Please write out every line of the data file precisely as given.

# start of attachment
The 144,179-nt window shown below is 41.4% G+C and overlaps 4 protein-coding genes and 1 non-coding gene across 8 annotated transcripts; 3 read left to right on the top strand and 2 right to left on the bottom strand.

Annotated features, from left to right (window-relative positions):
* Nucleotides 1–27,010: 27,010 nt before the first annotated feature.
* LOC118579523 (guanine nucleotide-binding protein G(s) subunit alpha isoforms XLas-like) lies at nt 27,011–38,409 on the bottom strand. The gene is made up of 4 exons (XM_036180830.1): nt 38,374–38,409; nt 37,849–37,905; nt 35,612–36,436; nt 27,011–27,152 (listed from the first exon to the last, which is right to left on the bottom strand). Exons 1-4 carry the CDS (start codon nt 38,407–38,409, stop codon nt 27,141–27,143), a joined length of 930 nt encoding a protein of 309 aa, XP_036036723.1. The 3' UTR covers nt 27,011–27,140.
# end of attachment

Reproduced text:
The 144,179-nt window shown below is 41.4% G+C and overlaps 4 protein-coding genes and 1 non-coding gene across 8 annotated transcripts; 3 read left to right on the top strand and 2 right to left on the bottom strand.

Annotated features, from left to right (window-relative positions):
* Nucleotides 1–27,010: 27,010 nt before the first annotated feature.
* LOC118579523 (guanine nucleotide-binding protein G(s) subunit alpha isoforms XLas-like) lies at nt 27,011–38,409 on the bottom strand. The gene is made up of 4 exons (XM_036180830.1): nt 38,374–38,409; nt 37,849–37,905; nt 35,612–36,436; nt 27,011–27,152 (listed from the first exon to the last, which is right to left on the bottom strand). Exons 1-4 carry the CDS (start codon nt 38,407–38,409, stop codon nt 27,141–27,143), a joined length of 930 nt encoding a protein of 309 aa, XP_036036723.1. The 3' UTR covers nt 27,011–27,140.